Monday, May 31, 2004

IBM full court press on Web services

China Sourcing Alert    
Sunday, May 30, 2004
Dateline: Qingdao, Shandong, China
IBM Full Court Press on Web Services
Gather around the campfire and let me tell you a story about IBM.  When I worked at Microsoft, we had a competitive intelligence/environmental scanning unit which tracked all sorts of topics, including (obviously) our competitors.  I recall that at one point our competitive intelligence on Oracle was seven MONTHS old.  Goes to show how seriously we viewed Oracle!  OTOH, our G2 on IBM was updated a few times each WEEK!!  Shifting gears to my Oracle days, there was one firm we feared the most.  No, NOT SAP (don't make me laugh).  Yep, you guessed it:  IBM.
So why all the fuss about IBM in this posting about Web services?  Reason:  Because of all the fuss IBM is making about Web services.  (See .)   "IBM says the worldwide market for consulting projects related to Web services and standards-based application integration--known as service-oriented architectures--is about $15 billion this year and could total $200 billion between now and 2008. The company says it has trained 35,000 consultants in skills related to Web services."  Even if the figure of 35,000 is off by a factor of 10, I'd still be impressed by IBM's commitment.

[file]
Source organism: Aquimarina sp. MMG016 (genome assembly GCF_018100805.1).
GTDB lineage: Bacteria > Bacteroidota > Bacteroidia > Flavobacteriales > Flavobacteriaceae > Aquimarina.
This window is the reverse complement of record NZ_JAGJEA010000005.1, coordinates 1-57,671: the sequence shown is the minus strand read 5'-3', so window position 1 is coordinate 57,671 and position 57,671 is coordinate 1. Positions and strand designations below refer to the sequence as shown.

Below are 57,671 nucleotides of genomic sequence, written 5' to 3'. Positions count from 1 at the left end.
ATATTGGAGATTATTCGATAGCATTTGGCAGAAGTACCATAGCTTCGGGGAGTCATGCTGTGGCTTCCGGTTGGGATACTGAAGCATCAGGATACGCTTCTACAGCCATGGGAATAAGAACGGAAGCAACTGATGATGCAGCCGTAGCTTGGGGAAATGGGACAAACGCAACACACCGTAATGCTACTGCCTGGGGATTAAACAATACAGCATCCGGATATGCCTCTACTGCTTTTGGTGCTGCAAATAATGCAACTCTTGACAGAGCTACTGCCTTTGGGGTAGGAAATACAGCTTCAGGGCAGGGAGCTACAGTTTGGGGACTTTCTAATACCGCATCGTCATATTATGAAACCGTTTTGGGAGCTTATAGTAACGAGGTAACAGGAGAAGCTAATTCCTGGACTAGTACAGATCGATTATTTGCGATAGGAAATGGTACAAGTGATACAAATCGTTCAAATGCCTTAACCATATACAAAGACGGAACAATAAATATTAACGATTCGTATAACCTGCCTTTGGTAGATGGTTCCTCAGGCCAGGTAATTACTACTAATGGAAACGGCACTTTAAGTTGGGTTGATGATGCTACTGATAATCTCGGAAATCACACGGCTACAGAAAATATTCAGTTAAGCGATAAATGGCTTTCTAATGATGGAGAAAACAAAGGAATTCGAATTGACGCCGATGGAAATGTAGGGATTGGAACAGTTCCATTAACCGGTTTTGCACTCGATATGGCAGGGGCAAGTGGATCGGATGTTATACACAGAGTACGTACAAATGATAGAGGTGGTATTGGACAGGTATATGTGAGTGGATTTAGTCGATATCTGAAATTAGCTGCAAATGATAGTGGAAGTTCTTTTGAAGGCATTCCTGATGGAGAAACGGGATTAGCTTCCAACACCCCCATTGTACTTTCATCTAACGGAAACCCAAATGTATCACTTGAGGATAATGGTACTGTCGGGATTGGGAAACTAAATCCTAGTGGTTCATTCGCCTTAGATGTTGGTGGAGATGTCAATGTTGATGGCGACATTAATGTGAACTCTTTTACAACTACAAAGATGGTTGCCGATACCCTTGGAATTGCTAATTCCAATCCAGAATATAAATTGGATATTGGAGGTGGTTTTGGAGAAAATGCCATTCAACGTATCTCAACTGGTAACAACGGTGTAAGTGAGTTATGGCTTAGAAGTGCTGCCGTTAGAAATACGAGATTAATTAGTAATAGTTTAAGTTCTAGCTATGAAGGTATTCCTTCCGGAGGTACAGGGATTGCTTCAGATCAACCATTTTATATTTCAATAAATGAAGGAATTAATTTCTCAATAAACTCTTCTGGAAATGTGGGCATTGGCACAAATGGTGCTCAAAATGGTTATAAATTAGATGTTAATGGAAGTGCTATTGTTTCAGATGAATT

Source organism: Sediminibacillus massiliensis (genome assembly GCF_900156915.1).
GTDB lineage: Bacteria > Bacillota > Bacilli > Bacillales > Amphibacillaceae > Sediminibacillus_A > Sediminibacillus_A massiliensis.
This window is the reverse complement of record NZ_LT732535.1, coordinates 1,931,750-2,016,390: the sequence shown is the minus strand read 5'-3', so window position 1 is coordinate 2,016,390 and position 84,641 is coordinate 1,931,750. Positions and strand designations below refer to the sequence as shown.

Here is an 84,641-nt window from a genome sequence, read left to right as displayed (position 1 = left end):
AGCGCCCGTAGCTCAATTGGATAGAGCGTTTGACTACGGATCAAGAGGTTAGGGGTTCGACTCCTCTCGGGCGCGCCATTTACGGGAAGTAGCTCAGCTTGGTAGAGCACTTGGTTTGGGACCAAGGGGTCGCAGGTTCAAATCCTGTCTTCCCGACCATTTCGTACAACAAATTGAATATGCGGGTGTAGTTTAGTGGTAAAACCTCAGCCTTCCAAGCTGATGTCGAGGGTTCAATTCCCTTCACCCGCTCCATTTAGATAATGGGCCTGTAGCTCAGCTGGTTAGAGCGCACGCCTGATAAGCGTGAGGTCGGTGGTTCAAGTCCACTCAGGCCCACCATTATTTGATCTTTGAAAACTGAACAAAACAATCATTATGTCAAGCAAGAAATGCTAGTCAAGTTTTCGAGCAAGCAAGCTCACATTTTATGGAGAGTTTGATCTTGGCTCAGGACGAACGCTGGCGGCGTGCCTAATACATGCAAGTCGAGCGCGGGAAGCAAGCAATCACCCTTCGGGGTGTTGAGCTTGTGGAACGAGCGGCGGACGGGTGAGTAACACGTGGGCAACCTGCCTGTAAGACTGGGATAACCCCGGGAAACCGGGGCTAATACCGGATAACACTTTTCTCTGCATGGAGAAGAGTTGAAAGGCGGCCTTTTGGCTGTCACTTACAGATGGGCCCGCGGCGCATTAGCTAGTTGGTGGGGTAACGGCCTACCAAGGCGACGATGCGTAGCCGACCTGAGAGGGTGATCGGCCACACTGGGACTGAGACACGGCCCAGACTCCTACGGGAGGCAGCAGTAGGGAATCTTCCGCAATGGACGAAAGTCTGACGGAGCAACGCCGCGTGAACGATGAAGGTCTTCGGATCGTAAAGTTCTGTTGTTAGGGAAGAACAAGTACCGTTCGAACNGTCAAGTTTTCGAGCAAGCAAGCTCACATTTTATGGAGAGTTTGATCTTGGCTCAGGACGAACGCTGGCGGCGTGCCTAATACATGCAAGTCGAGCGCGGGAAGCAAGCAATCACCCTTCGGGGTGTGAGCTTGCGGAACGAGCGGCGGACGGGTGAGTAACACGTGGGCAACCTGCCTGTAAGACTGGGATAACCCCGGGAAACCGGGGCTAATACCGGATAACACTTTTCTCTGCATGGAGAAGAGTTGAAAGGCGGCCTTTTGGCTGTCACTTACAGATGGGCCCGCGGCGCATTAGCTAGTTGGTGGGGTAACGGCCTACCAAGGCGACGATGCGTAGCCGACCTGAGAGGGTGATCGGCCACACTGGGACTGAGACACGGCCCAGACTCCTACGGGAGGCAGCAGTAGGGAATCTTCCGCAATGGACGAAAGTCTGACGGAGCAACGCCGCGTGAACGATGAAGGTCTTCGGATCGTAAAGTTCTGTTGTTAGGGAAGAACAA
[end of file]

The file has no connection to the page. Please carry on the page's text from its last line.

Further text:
Gartner and IDC have also made some observations about the Web services market that seem to validate IBM's actions.  Gartner (which felt compelled to create its own acronym, "SOBA" -- Service-Oriented Business Applications) predicts that SOBAs will emerge as "the mainstream business application architecture" by 2007, with big wins especially in the supply chain space.  (See .)  IDC ( ) observed that the alphabet soup of Web services is not the end all, be all.  "The attention does not revolve solely around Web services anymore.  Instead, more eyes are turning to toward strategic and long-term decisions around adopting standards-based services-oriented architectures (SOAs)."  To this I say, "Amen."
Bottom line:  As Web services adoption heats up, China's SI's need to get up to speed and learn to play the SOA game.  It is important to note that SOAs are not just the logical extension of Web services protocols, but are key to many apps.  For China's SIs, I'd look carefully at he relationship between SOAs and content management ... and content management (CM) and portals ... and CM and portals and knowledge management (KM).
David Scott Lewis
President & Principal Analyst
IT E-Strategies, Inc. (access to blog content in China) (AvantGo channel)